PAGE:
The following post also appeared in today’s Seacoast Sunday and Foster’s.
This week, Apple introduced its new lineup of iPhone smartphones, as well as some other product updates. This has become an annual tradition this time of year, to get a jump on the upcoming holiday shopping season.
This year is the 10th anniversary of the introduction of the iPhone, so there has been widespread speculation that Apple would do something dramatic to mark the occasion. Reaction to this week’s announcements has been mixed, at best. Stalwart Apple fans are applauding the launch and longstanding Apple detractors are calling it less than exciting. So let’s dig in and see what you think.
The major announcement was of the iPhone X, as in iPhone 10, not the letter X. To date, I’ve heard no one refer to it as iPhone 10, only X. Apple’s got a branding issue on their hands with this. I suspect the marketing team is less than pleased.
Regardless of what you call it, the iPhone X is a rather significant development in terms of hardware and capability. In addition to the iPhone X, Apple also introduced the iPhone 8 and iPhone 8 Plus. These are what I would call incremental updates to the iPhone 7 that premiered a year ago, so let’s first look at the iPhone X.
The major design change you will notice is a large 5.8-inch edge to edge super high-definition screen. Gone are the strips of casing above and below the iPhone screen as well as the slight edge on the left and right. The entire phone is the screen. The circular home button, which also serves as the finger print reader is also gone. In its place, Apple has introduced Face ID facial recognition using a series of innovative cameras and sensors across the top and center of the phone. Face ID replaces your fingerprint as the biometric to unlock your phone, make payments with Apple Pay, etc.
Some have raised privacy concerns about Face ID, wondering how the facial recognition data will be safeguarded from nefarious actors. Apple insists the technology is safe. Apple claims it is nearly 1 million times safer than a fingerprint. Time will certainly tell.
Size-wise, the iPhone X is slightly larger than an iPhone but not as large as an iPhone Plus.
The camera has been redesigned on the iPhone X, using a vertical orientation for the dual cameras, whereas the iPhone 8 and 8 Plus retain the horizontal configuration. Apple has made several enhancements to the camera, including some impressive lighting capabilities when using portrait mode.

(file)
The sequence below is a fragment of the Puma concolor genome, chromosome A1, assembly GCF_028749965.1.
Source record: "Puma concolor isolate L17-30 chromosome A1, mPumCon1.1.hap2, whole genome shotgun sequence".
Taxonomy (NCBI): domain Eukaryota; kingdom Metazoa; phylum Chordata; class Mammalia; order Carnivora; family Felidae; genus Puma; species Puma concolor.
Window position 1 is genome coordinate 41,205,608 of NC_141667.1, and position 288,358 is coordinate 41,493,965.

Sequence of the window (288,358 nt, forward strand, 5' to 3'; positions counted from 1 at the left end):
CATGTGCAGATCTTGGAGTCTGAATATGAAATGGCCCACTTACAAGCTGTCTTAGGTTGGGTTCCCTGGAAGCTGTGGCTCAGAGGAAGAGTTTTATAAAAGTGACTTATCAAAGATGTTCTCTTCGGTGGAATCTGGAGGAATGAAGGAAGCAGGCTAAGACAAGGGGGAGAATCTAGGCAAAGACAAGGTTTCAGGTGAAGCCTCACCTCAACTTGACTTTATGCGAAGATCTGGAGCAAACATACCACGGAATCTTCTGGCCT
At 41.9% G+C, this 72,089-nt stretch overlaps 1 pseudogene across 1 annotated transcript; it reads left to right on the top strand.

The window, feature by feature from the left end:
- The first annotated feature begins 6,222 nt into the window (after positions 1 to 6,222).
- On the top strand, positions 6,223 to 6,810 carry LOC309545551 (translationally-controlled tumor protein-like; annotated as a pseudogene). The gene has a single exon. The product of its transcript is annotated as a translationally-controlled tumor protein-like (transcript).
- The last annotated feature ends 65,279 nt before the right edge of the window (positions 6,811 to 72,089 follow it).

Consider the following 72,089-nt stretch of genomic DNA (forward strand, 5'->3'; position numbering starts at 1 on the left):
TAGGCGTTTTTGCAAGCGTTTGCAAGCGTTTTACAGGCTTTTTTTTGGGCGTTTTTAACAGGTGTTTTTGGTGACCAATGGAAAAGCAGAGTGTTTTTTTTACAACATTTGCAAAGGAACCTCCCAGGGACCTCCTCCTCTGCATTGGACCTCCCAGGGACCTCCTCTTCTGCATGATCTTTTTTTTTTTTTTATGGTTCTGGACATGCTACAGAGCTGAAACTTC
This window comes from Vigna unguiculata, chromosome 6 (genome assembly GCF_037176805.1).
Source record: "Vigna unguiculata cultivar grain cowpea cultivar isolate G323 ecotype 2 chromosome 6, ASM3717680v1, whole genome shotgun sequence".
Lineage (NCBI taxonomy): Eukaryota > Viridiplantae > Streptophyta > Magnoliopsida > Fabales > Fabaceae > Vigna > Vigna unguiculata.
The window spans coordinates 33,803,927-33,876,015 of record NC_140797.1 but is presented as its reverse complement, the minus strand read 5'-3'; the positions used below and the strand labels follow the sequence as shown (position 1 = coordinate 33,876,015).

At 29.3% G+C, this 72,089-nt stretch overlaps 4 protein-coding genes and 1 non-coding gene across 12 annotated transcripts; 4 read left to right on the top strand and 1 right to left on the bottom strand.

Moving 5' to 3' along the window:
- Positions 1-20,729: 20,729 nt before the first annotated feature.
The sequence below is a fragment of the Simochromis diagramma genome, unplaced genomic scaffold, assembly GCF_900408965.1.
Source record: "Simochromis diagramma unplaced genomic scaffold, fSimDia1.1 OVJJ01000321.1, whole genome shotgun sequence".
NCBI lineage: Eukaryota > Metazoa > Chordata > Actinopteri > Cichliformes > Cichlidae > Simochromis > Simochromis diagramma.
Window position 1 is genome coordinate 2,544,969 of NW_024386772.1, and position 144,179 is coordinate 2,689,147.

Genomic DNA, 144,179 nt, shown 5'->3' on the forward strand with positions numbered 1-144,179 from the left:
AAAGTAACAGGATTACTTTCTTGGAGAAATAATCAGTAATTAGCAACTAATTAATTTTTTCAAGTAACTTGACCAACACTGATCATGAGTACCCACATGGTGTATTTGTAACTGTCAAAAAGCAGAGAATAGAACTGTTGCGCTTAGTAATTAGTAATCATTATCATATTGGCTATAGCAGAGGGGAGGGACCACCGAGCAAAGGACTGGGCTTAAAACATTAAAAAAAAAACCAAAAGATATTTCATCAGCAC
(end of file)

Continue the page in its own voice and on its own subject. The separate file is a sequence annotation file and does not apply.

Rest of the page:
Under the covers is where the major enhancements have occurred. Apple has introduced a new processor called the A11 Bionic. It’s the most powerful processor ever in a smartphone and outperforms all existing models of iPhones and iPads. It really is a powerhouse computer in your pocket. In addition to the processor, an enhanced graphics engine will support intense gaming graphics and augmented reality features in the new version of the operating system.
When it comes to battery power and charging, here too Apple has made some significant improvements. Apple claims longer battery life in all of the new iPhones, but we won’t know for certain until real world performance benchmarks are tallied. The biggest change when it comes to power is how these iPhones will charge; wirelessly. Apple has moved to a glass back on the iPhones to support wireless charging, something several Android phones have offered for some time now. Apple believes the wireless technology they have chosen will begin to show up in public spaces, like coffee shops, hotels, airports and others, allowing you to place your iPhone on a public charging mat to grab a quick charge wherever you may be.
The iPhone 8 and iPhone 8 Plus are not terribly different from the iPhone 7 and iPhone 7 Plus. The main difference is the wireless charging and the A11 Bionic chip. Aside from those features and some camera enhancements, the 8s look nearly identical to the 7s.
Price may be the determining factor whether you decide to upgrade or not. The iPhone 8 starts at $699 for the smallest version at 64 GB. The iPhone 8 Plus starts at $799 for the same capacity. Here’s where you may really get sticker shock, the iPhone X. It starts at $999 for the 64 GB version or $1,149 for the 256 GB version. Those are hefty price tags. We will see if any of the carriers offer incentives to upgrade, though it doesn’t seem likely in the near term. Almost every carrier has moved to monthly installment payments over a two-year period for a new phone, so it will be interesting to see how well these new models sell.
There are not enough column inches to give a more thorough review of the new model in this column. Hopefully I have provided enough information to help you decide if an upgrade is in your future. I’m sure we will see the iPhone X in people’s hands soon. Just maybe not as many hands as Apple hopes. Time will tell.